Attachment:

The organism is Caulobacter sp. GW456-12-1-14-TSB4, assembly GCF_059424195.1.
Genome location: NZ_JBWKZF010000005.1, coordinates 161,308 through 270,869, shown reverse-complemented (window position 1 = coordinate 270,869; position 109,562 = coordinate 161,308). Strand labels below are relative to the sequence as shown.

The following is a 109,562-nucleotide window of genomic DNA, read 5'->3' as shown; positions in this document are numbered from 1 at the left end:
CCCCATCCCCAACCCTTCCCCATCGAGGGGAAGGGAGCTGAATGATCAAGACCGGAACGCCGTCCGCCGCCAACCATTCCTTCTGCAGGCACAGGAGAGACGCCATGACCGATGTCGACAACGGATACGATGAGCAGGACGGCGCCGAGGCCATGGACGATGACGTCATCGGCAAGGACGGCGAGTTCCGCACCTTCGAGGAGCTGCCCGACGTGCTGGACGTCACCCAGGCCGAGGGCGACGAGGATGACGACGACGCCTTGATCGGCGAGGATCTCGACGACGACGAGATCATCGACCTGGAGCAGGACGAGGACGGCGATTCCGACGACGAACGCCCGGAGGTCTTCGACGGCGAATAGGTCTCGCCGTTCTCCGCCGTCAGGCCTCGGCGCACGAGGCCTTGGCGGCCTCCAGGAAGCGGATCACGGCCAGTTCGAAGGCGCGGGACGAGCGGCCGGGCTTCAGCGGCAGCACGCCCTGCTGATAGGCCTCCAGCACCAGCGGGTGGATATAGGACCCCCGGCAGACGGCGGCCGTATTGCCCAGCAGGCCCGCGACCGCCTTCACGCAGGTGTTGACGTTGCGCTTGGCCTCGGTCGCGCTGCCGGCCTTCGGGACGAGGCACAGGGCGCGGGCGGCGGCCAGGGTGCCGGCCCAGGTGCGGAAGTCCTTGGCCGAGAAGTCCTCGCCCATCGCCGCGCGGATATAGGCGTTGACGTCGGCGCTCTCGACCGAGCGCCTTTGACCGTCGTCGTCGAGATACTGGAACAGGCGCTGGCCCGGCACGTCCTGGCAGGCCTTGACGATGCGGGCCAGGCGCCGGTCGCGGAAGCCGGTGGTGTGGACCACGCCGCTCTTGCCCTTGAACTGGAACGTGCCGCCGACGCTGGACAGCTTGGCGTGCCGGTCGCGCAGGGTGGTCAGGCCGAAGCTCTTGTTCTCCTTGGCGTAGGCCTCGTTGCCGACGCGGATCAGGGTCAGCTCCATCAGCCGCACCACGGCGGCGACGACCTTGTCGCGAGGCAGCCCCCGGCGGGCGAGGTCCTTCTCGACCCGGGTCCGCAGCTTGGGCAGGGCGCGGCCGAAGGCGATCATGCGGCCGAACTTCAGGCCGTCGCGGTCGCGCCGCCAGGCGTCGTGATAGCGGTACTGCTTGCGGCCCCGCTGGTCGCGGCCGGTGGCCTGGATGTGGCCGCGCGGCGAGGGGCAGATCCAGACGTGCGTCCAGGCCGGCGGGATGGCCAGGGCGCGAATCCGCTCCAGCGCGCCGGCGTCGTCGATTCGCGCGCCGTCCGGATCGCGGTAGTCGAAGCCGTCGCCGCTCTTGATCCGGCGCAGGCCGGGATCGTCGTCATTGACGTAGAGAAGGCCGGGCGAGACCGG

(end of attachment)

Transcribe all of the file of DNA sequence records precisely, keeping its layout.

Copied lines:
The organism is Caulobacter sp. GW456-12-1-14-TSB4, assembly GCF_059424195.1.
Genome location: NZ_JBWKZF010000005.1, coordinates 161,308 through 270,869, shown reverse-complemented (window position 1 = coordinate 270,869; position 109,562 = coordinate 161,308). Strand labels below are relative to the sequence as shown.

The following is a 109,562-nucleotide window of genomic DNA, read 5'->3' as shown; positions in this document are numbered from 1 at the left end:
CCCCATCCCCAACCCTTCCCCATCGAGGGGAAGGGAGCTGAATGATCAAGACCGGAACGCCGTCCGCCGCCAACCATTCCTTCTGCAGGCACAGGAGAGACGCCATGACCGATGTCGACAACGGATACGATGAGCAGGACGGCGCCGAGGCCATGGACGATGACGTCATCGGCAAGGACGGCGAGTTCCGCACCTTCGAGGAGCTGCCCGACGTGCTGGACGTCACCCAGGCCGAGGGCGACGAGGATGACGACGACGCCTTGATCGGCGAGGATCTCGACGACGACGAGATCATCGACCTGGAGCAGGACGAGGACGGCGATTCCGACGACGAACGCCCGGAGGTCTTCGACGGCGAATAGGTCTCGCCGTTCTCCGCCGTCAGGCCTCGGCGCACGAGGCCTTGGCGGCCTCCAGGAAGCGGATCACGGCCAGTTCGAAGGCGCGGGACGAGCGGCCGGGCTTCAGCGGCAGCACGCCCTGCTGATAGGCCTCCAGCACCAGCGGGTGGATATAGGACCCCCGGCAGACGGCGGCCGTATTGCCCAGCAGGCCCGCGACCGCCTTCACGCAGGTGTTGACGTTGCGCTTGGCCTCGGTCGCGCTGCCGGCCTTCGGGACGAGGCACAGGGCGCGGGCGGCGGCCAGGGTGCCGGCCCAGGTGCGGAAGTCCTTGGCCGAGAAGTCCTCGCCCATCGCCGCGCGGATATAGGCGTTGACGTCGGCGCTCTCGACCGAGCGCCTTTGACCGTCGTCGTCGAGATACTGGAACAGGCGCTGGCCCGGCACGTCCTGGCAGGCCTTGACGATGCGGGCCAGGCGCCGGTCGCGGAAGCCGGTGGTGTGGACCACGCCGCTCTTGCCCTTGAACTGGAACGTGCCGCCGACGCTGGACAGCTTGGCGTGCCGGTCGCGCAGGGTGGTCAGGCCGAAGCTCTTGTTCTCCTTGGCGTAGGCCTCGTTGCCGACGCGGATCAGGGTCAGCTCCATCAGCCGCACCACGGCGGCGACGACCTTGTCGCGAGGCAGCCCCCGGCGGGCGAGGTCCTTCTCGACCCGGGTCCGCAGCTTGGGCAGGGCGCGGCCGAAGGCGATCATGCGGCCGAACTTCAGGCCGTCGCGGTCGCGCCGCCAGGCGTCGTGATAGCGGTACTGCTTGCGGCCCCGCTGGTCGCGGCCGGTGGCCTGGATGTGGCCGCGCGGCGAGGGGCAGATCCAGACGTGCGTCCAGGCCGGCGGGATGGCCAGGGCGCGAATCCGCTCCAGCGCGCCGGCGTCGTCGATTCGCGCGCCGTCCGGATCGCGGTAGTCGAAGCCGTCGCCGCTCTTGATCCGGCGCAGGCCGGGATCGTCGTCATTGACGTAGAGAAGGCCGGGCGAGACCGG